If you want to get an idea just how hot the topic of economic development is in Indiana these days, take a stroll over to the Department of Insurance's Web page. Instead of finding notices of regulatory proceedings or a lineby-line listing of the insurance code, you'll get a spirited, enthusiastic rundown of all of the reasons Indiana is a great state in which to locate your insurance company. If you happen to own one, that is. That's a little...
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Legislators fight over green rules: Biz lobby: Indiana standards should not exceed EPA'sRestricted Content

January 9, 2006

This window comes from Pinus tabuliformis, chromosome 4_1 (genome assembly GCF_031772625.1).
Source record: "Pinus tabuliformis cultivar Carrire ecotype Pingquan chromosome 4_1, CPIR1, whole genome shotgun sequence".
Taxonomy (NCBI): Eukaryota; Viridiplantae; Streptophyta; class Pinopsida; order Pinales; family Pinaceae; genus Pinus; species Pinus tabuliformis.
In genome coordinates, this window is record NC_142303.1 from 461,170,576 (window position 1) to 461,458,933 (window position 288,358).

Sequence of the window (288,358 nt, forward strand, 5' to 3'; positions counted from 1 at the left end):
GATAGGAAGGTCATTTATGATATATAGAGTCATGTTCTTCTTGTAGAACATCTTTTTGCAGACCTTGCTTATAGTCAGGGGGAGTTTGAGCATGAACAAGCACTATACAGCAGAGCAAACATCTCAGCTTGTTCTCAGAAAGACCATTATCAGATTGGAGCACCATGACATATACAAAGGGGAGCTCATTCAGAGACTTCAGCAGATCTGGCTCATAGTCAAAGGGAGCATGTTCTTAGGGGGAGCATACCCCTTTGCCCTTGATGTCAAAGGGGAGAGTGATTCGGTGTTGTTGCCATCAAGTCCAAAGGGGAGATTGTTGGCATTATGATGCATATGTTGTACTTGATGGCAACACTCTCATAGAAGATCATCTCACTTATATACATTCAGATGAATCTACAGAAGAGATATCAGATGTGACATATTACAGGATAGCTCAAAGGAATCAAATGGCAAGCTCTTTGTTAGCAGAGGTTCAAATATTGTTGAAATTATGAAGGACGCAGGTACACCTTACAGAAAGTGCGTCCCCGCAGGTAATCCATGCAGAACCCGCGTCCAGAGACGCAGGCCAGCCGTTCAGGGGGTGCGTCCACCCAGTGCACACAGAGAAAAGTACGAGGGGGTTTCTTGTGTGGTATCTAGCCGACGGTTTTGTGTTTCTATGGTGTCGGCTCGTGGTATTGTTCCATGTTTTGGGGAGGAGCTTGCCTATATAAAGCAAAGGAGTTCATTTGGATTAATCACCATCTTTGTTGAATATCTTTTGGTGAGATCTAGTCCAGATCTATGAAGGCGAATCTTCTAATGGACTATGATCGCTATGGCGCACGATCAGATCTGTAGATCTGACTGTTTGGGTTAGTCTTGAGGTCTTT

Peter Schnitzler
Business interests and environmentalists are squaring off in the Indiana General Assembly. It's unlikely they'll see eye-to-eye anytime soon on this year's ripest green issue: whether to hold Indiana to a higher environmental standard than the rest of the nation. In one corner, the Indiana Chamber of Commerce is leading a push for legislation to bind the state to environmental rules "no more stringent than" those of the U.S. Environmental Protection Agency. Framing the debate around economic development, the Chamber...
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STATEHOUSE DISPATCH: Passing 'Major Moves' initiative will mean major workRestricted Content

January 9, 2006
Ed Feigenbaum